It's summer time, the sun is blazing and the temperatures are hot enough to cook an egg on the hood of your car! So if you plan to exercise in the heat, I want to give you a few pointers to help you avoid crashing and burning (pun intended).
As many of you know, I recently competed in the Hawaii Spartan Beast race, which is a grueling 13 mile trail run with an additional 30+ obstacles. While I have raced in Hawaii for many years and am comfortable with the heat, I experienced something I have never felt before. Approximately 8 miles into the 13 mile race, my body shut down. I couldn't get my heart rate to slow down, I had a hard time focusing, my vision was blurry, and my muscles were on the brink of cramping. I had drank plenty of water at each water station, included ample amount of electrolytes along the way, but I was pushing so hard that my core temperature was through the roof! So I literally had to stop in order to allow myself to recover, which has NEVER happened to me before! After I walked to the next water station and was able to rest in the shade for 8-10 minutes (which does not help you win races) I was able to continue back on with my run at a much slower pace and finish.
There are different levels of heat exhaustion, which every person who exercises in the heat should be aware of so they can determine how serious the situation.
Heat Cramps Cause: Dehydration leads to an electrolyte imbalance Symptoms: Severe abdominal or large-muscle cramps Treatment: Restore salt balance with foods or drinks that contain sodium
Heat Fainting Cause: Often brought on by a sudden stop that interrupts blood flow from the legs to the brain Symptoms: Fainting Treatment: After the fall, elevate legs and pelvis to help restore blood flow to the brain
Heat Exhaustion Cause: Dehydration leads to an electrolyte imbalance Symptoms: Core body temperature of 102° to 104°F, headache, fatigue, profuse sweating, nausea, clammy skin Treatment: Rest and apply a cold pack on head/neck; also restore salt balance with foods and drinks with sodium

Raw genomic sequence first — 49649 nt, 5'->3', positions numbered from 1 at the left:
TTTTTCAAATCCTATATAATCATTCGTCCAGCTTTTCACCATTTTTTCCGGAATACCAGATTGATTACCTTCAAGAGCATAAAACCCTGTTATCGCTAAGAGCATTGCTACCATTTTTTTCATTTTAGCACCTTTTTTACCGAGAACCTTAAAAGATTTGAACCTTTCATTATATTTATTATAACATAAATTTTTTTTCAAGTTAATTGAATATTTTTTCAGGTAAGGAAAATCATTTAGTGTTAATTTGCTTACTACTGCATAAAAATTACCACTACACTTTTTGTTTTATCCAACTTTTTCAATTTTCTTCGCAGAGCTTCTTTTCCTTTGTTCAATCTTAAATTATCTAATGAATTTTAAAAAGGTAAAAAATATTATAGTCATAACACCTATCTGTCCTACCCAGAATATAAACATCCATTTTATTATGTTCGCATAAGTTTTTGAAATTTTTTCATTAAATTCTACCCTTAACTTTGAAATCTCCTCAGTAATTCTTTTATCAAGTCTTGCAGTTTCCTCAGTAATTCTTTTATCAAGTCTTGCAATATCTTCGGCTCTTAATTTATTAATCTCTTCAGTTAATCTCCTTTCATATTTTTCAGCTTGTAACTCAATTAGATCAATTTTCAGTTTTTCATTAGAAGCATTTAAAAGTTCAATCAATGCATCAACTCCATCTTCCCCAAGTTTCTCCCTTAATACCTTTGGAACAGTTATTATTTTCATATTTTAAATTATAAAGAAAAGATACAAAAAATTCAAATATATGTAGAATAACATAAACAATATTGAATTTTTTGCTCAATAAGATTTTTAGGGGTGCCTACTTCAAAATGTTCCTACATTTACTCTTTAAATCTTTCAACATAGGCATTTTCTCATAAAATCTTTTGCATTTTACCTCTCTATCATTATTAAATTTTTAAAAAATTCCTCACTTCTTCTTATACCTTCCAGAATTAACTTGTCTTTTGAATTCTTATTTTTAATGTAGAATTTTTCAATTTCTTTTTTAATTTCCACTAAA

Hyponatremia Cause: Excessive water intake dilutes blood-sodium levels; usually occurs after running for four or more hours Symptoms: Headache, disorientation, muscle twitching Treatment: Emergency medical treatment is necessary; hydration in any form can be fatal
Heat Stroke (the most serious!) Cause: Extreme exertion and dehydration impair your body’s ability to maintain an optimal temperature Symptoms: Core body temp of 104° or more, headache, nausea, vomiting, rapid pulse, disorientation Treatment: Emergency medical treatment is necessary for immediate ice-water immersion and IV-fluids
(Source: Runner's World)
How to Prevent Heat Exhaustion
If you plan to exercise in the heat, then take the necessary steps and plan ahead.
1. Train early morning or late evening when it's cooler
2. Drink plenty of water the day before and during exercise
3. Wear light colored clothes
4. Douse yourself in water as you exercise to help keep your body temperature down
5. Be sure to take in sufficient electrolytes because you will be losing a lot through the increase in sweat.
However, don't let the summer temperatures deter you from your workouts. Start off slow and get yourself comfortable to exercising in the heat. If you compete in any events, then sooner or later you will find yourself in this situation (like I did); therefore, train in the heat so you know what to expect.
And if all else fails, you can join the other pathetic souls trudging away on the treadmills in the nice air conditioned gyms.